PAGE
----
The LGBTQI movement on the rise in a new India

The Pride Parade in Mumbai 2019

From the Pride Parade on February 2, 2019. The picture shows members of the organization Hamsafar Trust, which is involved in organizing Pride in Mumbai. Photo: Sofia Brännström and Isabell Carlsson

Of: Isabell Carlsson and Sofia Brännstrom

Thousands of people attended this year's Pride Parade in Mumbai, India. In the autumn, it became legal to have same-sex sex - a great victory for the LGBTQI movement. But there is still a lot to do to achieve a tolerant India, the pride participants say. The rainbow flag flutters proudly in the air and adorns make-up faces and placards. Around the parade are police […]

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March 5, 2019, FUF-correspondents

Therefore, arms exports are a goal conflict for feminist foreign policy

Photo: Varga Attila, Wikimedia Commons

Of: Agnes Hellström

Foreign Minister Margot Wallström says in an interview in Svenska Dagbladet that she does not understand how arms exports to countries such as the Philippines concern feminist foreign policy. There are many examples that explain how Swedish arms exports affect women's rights, resources and influence, writes Agnes Hellström at Svenska Freds.

May 9, 2018, Debate

Elections in India: Sweden must safeguard the human rights of minorities

Of: Eva Christina Nilsson and Yasri Khan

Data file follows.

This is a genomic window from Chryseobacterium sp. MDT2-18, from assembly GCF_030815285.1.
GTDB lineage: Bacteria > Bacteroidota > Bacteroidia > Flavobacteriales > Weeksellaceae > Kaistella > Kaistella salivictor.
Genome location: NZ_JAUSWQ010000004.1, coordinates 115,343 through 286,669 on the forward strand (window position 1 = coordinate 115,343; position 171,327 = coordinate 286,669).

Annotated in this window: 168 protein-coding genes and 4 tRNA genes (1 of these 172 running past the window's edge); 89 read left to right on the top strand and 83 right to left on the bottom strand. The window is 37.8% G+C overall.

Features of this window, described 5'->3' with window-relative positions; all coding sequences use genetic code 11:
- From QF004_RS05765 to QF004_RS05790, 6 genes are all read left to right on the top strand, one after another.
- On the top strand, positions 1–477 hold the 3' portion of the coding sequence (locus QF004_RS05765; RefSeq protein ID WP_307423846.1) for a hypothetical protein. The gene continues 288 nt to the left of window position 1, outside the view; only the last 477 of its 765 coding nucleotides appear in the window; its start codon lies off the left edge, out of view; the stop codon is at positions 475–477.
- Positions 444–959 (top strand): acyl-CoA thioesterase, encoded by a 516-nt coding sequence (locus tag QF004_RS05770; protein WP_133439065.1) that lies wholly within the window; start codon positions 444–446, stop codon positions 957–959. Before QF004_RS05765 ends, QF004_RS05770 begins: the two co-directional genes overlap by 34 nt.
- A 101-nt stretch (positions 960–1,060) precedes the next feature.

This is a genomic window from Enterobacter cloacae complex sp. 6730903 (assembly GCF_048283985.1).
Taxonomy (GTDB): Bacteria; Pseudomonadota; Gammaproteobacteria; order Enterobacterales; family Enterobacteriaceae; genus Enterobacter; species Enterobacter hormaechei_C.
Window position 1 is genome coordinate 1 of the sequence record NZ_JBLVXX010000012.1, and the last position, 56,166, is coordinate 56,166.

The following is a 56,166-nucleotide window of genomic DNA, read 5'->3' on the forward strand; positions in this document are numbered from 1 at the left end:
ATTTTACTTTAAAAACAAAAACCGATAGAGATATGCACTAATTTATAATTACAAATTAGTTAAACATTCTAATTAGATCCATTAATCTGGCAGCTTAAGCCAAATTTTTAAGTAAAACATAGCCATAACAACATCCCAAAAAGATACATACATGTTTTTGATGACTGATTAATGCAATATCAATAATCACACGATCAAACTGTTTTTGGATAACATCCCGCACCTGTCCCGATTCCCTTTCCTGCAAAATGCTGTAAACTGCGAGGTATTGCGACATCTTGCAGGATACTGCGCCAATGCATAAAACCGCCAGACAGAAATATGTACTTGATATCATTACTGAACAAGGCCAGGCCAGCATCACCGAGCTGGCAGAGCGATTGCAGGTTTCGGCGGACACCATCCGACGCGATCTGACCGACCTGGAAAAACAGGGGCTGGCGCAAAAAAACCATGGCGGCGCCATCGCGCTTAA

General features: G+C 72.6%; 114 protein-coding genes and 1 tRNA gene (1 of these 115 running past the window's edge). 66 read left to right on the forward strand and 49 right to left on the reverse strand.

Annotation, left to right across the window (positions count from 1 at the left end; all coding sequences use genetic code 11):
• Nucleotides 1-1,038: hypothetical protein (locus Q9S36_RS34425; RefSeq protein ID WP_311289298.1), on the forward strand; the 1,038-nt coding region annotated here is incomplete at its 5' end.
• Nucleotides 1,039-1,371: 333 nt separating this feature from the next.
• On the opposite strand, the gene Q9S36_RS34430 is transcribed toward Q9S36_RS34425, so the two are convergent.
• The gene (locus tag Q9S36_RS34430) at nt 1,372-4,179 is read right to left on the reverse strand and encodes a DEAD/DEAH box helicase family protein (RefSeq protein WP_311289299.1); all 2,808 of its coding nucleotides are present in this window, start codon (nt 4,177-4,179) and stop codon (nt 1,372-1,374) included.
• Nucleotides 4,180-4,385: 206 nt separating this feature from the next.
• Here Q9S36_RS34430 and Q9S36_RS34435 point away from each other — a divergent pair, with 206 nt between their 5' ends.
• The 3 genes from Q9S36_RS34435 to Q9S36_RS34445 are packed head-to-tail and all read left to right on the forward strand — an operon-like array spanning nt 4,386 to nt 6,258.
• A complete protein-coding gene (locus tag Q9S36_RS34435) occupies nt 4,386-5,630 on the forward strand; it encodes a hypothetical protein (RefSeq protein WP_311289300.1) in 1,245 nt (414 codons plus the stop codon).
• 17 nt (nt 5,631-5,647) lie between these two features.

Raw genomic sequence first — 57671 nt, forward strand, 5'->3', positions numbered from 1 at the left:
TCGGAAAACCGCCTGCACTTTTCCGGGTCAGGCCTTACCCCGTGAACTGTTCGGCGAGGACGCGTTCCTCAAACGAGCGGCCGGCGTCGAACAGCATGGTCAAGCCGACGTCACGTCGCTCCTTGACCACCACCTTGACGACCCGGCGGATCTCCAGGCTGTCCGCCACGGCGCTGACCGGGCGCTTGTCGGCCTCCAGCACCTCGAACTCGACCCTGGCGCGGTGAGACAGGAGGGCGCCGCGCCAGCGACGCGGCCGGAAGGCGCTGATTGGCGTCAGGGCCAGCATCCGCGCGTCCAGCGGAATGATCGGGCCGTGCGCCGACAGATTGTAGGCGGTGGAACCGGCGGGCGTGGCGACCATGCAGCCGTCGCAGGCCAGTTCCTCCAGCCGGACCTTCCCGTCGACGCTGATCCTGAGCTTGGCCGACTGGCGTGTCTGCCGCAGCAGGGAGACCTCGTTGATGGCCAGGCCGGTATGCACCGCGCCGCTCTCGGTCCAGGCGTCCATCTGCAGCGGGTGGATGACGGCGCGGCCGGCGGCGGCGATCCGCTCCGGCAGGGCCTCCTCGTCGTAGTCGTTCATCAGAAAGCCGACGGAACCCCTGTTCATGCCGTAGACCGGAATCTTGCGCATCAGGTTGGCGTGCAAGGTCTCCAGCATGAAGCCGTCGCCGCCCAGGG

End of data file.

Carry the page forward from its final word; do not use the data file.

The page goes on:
This week marks the end of the general election in India's largest democracy in India. With its 1,2 billion inhabitants, the country is home to people who belong to the major religions of the world. There is a tradition of religious tolerance, but the expected success of the Hindu nationalist party BJP is causing concern among the country's religious minorities. The Swedish government must be vigilant about what a change of government can mean. At the same time as Sweden has ended its bilateral aid to India, problems remain and in the continued contacts, the government must stand up for human rights. It is written by Eva Christina Nilsson and Yasri Khan

May 12, 2014, Debate

Private low-cost schools succeed better in development aid

Of: Henrik Sundbom

Swedish education assistance is channeled through UN agencies, which assume that private entrepreneurs are not part of the solution to poor countries' failed education systems. It is high time that the success and competence of the private and for-profit low-cost schools is recognized and managed within Swedish development assistance. That is the opinion of Henrik Sundbom, project manager for the think tank Frivärld.

November 19, 2013, Debate